It’s a far greater challenge, though. Perhaps that’s why those in the know are now suggesting that Chanel studio director Virginie Viard — the woman currently responsible for executing Karl Lagerfeld’s vision — may be the house’s actual choice, in the same way that Alessandro Michele, a previously unknown internal candidate, succeeded Frida Giannini at Gucci. There’s a built-in trust between Viard and the secretive billionaire Wertheimer family, which owns Chanel. But bringing on Philo could create a phenomenon, as both Lagerfeld and Gabrielle Chanel once did. Lagerfeld’s not going anywhere yet, of course. As he often says, he has a lifelong contract.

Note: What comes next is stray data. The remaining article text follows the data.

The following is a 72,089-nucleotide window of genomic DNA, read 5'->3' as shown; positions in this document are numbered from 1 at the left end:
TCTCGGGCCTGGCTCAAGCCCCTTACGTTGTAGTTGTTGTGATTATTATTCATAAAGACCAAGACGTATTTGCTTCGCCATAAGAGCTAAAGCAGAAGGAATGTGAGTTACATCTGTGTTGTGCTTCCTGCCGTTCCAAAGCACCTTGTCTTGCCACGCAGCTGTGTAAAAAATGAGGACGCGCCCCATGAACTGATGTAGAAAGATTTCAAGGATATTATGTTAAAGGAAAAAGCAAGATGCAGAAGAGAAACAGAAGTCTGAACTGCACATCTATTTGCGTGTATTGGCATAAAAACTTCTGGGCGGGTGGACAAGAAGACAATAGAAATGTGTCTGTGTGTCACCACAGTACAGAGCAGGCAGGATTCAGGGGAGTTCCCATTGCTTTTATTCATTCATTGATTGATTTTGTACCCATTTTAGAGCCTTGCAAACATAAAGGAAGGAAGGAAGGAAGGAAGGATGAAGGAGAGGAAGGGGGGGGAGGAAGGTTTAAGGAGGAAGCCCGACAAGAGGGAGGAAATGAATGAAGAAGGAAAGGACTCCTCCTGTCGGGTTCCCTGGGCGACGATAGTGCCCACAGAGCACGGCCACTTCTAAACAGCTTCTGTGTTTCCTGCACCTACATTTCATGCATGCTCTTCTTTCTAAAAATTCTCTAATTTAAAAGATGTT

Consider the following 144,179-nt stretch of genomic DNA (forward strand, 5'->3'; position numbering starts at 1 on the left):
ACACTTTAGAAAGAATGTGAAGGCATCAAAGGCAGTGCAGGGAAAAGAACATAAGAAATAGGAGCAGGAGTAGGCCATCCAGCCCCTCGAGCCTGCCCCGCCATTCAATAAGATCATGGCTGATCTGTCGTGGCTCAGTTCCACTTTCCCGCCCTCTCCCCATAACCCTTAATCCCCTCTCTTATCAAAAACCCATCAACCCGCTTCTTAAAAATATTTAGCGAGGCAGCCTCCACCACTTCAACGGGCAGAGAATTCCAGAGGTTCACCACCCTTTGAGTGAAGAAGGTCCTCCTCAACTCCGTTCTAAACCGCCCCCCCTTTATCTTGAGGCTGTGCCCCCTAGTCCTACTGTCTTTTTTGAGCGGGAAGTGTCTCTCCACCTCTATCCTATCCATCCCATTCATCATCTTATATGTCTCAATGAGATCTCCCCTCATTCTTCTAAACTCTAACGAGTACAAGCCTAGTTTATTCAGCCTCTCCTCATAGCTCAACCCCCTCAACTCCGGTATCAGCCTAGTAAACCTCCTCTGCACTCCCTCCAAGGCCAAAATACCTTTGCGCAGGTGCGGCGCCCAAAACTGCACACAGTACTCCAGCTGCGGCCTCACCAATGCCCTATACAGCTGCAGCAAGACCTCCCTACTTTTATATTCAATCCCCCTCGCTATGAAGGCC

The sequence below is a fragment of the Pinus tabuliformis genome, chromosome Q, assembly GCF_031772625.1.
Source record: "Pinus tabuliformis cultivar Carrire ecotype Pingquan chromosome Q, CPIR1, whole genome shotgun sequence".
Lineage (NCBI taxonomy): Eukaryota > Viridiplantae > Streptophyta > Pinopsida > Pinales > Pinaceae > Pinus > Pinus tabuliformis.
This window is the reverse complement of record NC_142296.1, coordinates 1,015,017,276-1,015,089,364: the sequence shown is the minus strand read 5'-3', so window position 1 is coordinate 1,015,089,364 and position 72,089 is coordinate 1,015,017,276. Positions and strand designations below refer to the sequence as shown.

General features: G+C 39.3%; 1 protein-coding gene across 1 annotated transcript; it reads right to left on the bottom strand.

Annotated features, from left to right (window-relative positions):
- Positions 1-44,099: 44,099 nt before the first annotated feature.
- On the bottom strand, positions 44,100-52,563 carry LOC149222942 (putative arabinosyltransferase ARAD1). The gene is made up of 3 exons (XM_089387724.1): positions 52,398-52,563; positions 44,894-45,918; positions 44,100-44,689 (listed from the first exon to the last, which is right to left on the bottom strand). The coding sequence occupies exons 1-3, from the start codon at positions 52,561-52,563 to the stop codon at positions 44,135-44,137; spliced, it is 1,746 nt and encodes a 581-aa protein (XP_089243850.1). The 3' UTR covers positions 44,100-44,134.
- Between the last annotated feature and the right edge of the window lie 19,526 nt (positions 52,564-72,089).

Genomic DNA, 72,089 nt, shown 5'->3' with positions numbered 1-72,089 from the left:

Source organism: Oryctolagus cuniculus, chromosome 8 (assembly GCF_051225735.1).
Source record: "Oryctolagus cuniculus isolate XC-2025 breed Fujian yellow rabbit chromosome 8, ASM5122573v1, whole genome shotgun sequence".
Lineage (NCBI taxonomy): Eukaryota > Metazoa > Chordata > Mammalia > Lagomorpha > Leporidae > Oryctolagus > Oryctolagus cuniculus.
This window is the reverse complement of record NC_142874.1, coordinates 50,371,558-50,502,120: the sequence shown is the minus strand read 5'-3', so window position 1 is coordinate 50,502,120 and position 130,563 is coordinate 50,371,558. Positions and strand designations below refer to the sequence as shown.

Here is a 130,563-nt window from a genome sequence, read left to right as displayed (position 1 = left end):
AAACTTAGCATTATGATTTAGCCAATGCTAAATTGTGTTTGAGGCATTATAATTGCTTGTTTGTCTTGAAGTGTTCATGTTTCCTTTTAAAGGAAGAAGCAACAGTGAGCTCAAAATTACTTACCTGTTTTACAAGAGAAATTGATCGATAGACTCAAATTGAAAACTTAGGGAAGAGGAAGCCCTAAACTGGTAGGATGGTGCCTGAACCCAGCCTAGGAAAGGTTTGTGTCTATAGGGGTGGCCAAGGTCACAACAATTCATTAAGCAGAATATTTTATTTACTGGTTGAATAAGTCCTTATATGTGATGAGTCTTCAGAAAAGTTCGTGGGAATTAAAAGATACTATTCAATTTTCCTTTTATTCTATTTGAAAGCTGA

First-Round Draft Pick: Stefano Pilati
Second Round: Simon Porte Jacquemus
When the time comes, there is no one better positioned to assume creative duties at the house of Armani than fellow Italian Stefano Pilati, who’s not only a skilled tailor — as evidenced during his time at Yves Saint Laurent and then Zegna — but is also genuinely plugged into youth culture. It could give Armani, which has struggled in recent years to update its brand identity, a much-needed boost. Like Mr Armani himself, Pilati is a notoriously challenging designer to work with, but his talent and vision are undeniable.
If Pilati prefers to continue to experiment independently — he recently released the first glimpse of a new venture via Instagram — Simon Porte Jacquemus, whose naive take on construction and suiting has pleased critics and consumers alike, could be an interesting if left-field choice.
First-Round Draft Pick: Unidentified
Second Round: Christopher Kane, Joseph Altuzarra